When it comes to adapting Asian stories for a global audience, casting a white star in the lead flat out doesn't translate to automatic ticket sales. Arguments were made that Johansson's casting as Major wasn't whitewashing as she was merely a vessel with an implanted consciousness, but the movie's big twist did indeed reveal that she and the villain, Hideo Kuze (played by Michael Pitt), were Japanese before being transplanted into their new bodies. That was frankly insulting.
It's not as though there are no Japanese actors who could have readily and effectively taken on the role of Major. The filmmakers could have looked at Rinko Kukuchi ("Pacific Rim," "47 Ronin"), Rila Fukishima ("The Wolverine") or Okamoto ("Batman vs. Superman: Dawn of Justice") to name a few. For Kuze, Hiroyuki Sanada ("The Last Samurai," "Sunshine") or Tadanobu Satō ("Thor," "47 Ronin") would have been solid options. After all, it makes sense for a manga/anime adaptation to have a strong Japanese influence, right? It was already tough enough to swallow the Ancient One in "Doctor Strange" being controversially swapped out for Tilda Swinton, and even though that film was a financial success, it's important to continue to voice concerns over tone-deaf racial casting. After all, we wouldn't want another "Avatar: The Last Airbender" or "Dragon Ball Z" on our hands.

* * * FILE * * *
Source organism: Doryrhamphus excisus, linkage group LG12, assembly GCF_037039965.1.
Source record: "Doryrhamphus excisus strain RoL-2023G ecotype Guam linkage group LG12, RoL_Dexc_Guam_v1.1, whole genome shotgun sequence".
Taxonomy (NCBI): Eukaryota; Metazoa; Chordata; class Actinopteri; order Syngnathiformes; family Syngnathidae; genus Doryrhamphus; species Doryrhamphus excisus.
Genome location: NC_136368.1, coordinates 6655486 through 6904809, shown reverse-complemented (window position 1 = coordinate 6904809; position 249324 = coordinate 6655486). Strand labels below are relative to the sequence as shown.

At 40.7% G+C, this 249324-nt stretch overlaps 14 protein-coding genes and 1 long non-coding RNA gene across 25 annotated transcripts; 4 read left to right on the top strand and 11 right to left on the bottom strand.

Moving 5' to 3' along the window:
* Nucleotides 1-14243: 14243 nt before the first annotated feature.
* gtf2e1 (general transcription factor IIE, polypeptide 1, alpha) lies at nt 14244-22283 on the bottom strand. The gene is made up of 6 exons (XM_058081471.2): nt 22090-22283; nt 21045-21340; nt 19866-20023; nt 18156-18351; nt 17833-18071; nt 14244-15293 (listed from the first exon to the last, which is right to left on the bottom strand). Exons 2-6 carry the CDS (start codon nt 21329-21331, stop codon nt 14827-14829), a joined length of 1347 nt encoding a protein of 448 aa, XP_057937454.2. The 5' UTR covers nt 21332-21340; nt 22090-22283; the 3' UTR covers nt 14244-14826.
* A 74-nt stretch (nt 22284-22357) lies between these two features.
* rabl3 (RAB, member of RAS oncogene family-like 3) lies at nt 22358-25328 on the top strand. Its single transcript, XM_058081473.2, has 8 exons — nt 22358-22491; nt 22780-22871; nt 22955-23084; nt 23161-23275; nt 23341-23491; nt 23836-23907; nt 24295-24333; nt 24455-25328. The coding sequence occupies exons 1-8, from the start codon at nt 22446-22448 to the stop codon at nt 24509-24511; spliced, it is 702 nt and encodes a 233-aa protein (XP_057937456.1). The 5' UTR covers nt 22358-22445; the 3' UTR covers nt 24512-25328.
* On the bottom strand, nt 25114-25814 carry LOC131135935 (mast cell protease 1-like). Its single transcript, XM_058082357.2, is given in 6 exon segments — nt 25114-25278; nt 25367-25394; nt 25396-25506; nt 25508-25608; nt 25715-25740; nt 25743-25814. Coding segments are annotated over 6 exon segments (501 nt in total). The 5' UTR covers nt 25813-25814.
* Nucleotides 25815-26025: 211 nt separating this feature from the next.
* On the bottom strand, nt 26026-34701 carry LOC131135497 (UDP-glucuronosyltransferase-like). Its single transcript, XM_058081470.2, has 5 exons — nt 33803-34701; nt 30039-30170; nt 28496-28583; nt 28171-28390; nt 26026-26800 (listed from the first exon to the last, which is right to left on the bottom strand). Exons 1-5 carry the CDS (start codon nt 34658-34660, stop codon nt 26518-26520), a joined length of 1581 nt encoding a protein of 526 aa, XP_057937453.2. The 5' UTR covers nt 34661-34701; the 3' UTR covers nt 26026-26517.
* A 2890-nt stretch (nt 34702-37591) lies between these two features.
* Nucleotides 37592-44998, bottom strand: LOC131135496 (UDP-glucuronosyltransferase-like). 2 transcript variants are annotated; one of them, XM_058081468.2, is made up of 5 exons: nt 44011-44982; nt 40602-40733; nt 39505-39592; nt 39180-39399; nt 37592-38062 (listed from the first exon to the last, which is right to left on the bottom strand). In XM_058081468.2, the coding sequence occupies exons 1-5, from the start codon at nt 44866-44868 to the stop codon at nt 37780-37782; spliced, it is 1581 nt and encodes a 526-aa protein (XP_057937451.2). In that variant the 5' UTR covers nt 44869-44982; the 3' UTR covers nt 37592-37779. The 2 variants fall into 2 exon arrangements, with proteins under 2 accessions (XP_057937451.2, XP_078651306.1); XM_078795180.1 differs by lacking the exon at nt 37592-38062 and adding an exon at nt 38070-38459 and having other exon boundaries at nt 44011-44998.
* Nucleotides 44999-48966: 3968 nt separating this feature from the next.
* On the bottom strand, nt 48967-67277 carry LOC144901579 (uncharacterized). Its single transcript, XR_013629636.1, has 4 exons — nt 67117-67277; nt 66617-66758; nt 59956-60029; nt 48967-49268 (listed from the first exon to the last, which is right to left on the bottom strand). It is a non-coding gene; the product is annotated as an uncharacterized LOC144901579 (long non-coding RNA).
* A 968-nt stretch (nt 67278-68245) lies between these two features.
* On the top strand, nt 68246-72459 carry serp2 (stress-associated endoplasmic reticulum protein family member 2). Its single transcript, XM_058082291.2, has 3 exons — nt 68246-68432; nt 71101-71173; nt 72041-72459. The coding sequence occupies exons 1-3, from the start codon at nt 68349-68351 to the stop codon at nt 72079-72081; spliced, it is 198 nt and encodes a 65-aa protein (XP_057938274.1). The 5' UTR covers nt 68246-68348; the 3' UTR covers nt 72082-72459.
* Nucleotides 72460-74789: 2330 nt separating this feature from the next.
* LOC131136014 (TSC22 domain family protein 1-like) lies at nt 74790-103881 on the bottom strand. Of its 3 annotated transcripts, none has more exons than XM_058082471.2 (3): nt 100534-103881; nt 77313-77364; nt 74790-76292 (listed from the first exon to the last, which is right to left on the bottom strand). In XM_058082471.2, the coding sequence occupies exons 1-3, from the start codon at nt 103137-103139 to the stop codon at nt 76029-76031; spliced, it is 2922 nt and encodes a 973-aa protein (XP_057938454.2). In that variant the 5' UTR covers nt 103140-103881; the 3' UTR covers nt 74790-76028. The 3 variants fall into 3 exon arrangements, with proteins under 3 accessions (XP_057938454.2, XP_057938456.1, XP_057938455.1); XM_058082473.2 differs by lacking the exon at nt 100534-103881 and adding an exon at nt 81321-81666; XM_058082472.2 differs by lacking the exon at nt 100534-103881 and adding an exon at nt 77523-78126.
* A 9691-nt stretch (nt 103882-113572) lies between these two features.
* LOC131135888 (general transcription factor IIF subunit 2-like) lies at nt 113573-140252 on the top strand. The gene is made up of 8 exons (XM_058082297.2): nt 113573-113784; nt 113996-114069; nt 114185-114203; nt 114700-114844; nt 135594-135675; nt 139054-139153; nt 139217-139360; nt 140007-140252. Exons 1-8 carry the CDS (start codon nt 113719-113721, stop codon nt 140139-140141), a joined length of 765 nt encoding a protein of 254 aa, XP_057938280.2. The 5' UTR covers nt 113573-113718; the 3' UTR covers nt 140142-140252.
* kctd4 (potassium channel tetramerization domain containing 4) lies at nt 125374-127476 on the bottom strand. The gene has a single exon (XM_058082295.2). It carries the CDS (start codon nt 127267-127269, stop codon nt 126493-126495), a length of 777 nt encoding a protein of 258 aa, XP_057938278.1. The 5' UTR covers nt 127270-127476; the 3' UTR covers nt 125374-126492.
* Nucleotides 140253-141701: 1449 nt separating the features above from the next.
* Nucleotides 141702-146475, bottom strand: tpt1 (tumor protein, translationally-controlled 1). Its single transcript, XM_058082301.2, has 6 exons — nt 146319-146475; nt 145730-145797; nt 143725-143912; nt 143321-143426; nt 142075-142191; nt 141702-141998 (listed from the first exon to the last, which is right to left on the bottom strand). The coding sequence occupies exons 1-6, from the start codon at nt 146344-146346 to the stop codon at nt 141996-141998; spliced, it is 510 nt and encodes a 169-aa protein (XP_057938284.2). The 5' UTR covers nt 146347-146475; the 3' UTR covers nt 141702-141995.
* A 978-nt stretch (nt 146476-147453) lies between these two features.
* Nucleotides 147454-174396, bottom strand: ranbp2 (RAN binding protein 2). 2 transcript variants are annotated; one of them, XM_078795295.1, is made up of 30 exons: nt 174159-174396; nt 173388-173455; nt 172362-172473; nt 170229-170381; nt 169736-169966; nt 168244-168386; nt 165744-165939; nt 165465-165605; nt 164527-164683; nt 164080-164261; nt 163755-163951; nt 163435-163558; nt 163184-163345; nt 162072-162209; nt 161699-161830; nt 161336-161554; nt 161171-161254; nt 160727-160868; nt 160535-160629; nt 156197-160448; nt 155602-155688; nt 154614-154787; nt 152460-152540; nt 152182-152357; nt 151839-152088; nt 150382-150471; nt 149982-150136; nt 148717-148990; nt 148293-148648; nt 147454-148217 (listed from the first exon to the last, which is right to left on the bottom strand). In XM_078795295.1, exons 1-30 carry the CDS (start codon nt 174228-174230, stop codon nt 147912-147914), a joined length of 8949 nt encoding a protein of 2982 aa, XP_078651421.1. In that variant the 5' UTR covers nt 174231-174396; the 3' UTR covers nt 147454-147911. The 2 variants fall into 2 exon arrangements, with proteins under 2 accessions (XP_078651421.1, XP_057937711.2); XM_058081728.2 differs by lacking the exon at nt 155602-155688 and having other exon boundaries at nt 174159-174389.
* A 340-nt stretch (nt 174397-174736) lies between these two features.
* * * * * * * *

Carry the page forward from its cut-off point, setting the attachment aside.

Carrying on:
If You Change Established Lore, It Needs To Feel Organic